A Message for Lent 2021

In this time of chaos and confusion caused by COVID-19 and, most recently, by the dangerous winter weather conditions throughout Texas that have left many without power, heat and/or water, many find it difficult to know how to best move, much less move forward. In his annual message to the Central Texas Conference at the beginning of Lent, Bishop Lowry suggests that now is the time to quiet our hearts, to settle our minds, to place ourselves before Christ and in genuine deep believing submission, put ourselves before God in Christ through the power and presence of the Holy Spirit in prayer and embrace our Lenten journeys together.

Click on the player below or go to vimeo.com/512794288 to view Bishop Lowry's Message for Lent 2021 (a transcription of his message is also below).


Ash Wednesday is a time when I invite us to speak the Gospel intentionally into the human situation of our day and our time.
Think about it, we live in a time of a COVID-19 pandemic. We live in a season of chaos – both in the streets of our cities but also in our own hearts and minds. We live in a time of confusion where we are unsure of how best to move and go forward, with who to believe and agree. We are unsure of how to relate to and engage with others on a personal level, but also on a much wider scale in our cities, state, nation, and yes, even our world. We know that this is an age of polarization a time of false certainty. William Butler Yeats’ famous poem The Second Coming speaks to it in the first stanza.

“…Things fall apart; the centre cannot hold;
Mere anarchy is loosed upon the world,
The blood-dimmed tide is loosed, and everywhere   
The ceremony of innocence is drowned;
The best lack all conviction, while the worst   
Are full of passionate intensity.”

It is here, amid our own passionate intensity, that I invite us as a people of faith, as followers of Christ, to come and kneel before the altar of the Lord at the beginning of the season of Lent in the ancient liturgy of Ash Wednesday. The famous words which go with the imposition of the ashes, regardless of whether one is Protestant or Catholic, are the words “Repent and believe the Gospel.” Truly, the ancient speaks anew to us this day.
I love the way the Common English Bible translates the word “Repent” as “Change your heart and lives.” It’s here that I believe the Gospel can speak to each and every one of us – to each and every church, to each and every community – as well as to our wider state, nation and world communities that we live in. Let this be a season not governed by chaos and confusion, but draped in humility and reflection, and bathed in prayer.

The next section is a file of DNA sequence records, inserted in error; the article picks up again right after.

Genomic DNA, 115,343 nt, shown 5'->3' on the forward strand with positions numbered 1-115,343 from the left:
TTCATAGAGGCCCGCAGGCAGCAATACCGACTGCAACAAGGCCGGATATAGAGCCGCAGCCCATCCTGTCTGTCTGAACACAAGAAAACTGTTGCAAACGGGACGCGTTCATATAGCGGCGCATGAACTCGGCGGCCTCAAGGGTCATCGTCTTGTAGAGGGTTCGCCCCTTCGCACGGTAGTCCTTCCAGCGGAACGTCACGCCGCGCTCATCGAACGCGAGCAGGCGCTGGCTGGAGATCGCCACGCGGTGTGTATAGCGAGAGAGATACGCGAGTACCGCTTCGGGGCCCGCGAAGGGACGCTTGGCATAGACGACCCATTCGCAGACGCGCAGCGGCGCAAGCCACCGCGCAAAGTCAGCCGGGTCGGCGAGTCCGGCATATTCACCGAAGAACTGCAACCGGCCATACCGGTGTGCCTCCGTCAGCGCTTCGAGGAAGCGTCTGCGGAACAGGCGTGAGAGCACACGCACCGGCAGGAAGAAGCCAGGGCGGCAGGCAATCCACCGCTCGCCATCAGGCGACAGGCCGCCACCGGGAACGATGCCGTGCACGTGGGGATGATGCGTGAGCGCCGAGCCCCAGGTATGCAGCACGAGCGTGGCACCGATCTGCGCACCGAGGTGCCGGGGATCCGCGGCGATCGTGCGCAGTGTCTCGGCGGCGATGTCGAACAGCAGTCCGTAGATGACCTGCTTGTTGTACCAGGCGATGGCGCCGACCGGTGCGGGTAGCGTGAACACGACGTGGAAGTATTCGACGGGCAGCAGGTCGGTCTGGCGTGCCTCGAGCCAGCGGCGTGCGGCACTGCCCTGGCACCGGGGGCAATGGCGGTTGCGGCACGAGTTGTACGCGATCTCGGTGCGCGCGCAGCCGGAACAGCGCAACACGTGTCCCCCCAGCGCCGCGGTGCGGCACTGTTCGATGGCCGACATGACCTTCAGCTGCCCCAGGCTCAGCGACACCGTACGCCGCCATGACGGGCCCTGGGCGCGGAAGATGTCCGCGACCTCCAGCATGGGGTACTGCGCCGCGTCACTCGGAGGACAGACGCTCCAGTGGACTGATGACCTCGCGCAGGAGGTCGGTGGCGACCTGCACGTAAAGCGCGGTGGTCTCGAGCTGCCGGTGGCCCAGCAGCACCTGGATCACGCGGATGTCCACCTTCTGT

Now more than ever, it’s time to quiet our hearts, to settle our minds, to place ourselves before Christ and in genuine deep believing submission. The time is now to put ourselves before God in Christ through the power and presence of the Holy Spirit in prayer.
I invite us to a Lenten discipline, which, if not unique, is certainly rare in our day and time. A discipline of thoughtful prayer, of deep personal reflection. I also urge you into a sense of a humility that seeks to understand the best in others. We are to be Christ followers. It is in this beginning of Lent and in the ancient ceremony of Ash Wednesday that we’re invited to place the Gospel anew in our lives and in our society.
Take into the essence of your being the words of Jesus as he himself instructed his followers. Do you remember the story out of Matthew 16 where they confess the faith in Christ – who He is, “You’re the Christ,” says Peter, “the son of the Living God?” Then we see that strange interchange after Jesus says “…you are Peter and upon this rock I will build my church.”

From that time Jesus began to show his disciples that he had to go to Jerusalem and suffer many things from the elders, chief priests, and legal experts, and that he had to be killed and raised on the third day. Then Peter took hold of Jesus and, scolding him, began to correct him: “God forbid, Lord! This won’t happen to you.” But he turned to Peter and said, “Get behind me, Satan. You are a stone that could make me stumble, for you are not thinking God’s thoughts but human thoughts.” Matthew 16 21-23 CEB

It’s here, with a radically different kind of thinking that the ancient becomes new again in the chaos and confusion of our day. It’s here that once again the Lord speaks to us a word of humility, of suffering and of service. It is here that we are invited at the start of Lent into a journey that will take us to the cross and beyond. Let the word of Jesus guide you at the start of this season.

Then Jesus said to his disciples, “All who want to come after me must say no to themselves, take up their cross, and follow me. All who want to save their lives will lose them. But all who lose their lives because of me will find them.  Matthew 16 24-25 CEB

 This, my friends, is not just the word of God, it is the very way of God. May your Lent and my Lent and our Lents together be journeys to the cross. May they be journeys that take the Gospel and the ancient words of Repent and Believe and lay them into the present situation of our lives with a change of heart and mind. May we follow Jesus not just to the cross but to the hope and joy beyond.
The Lord is with you.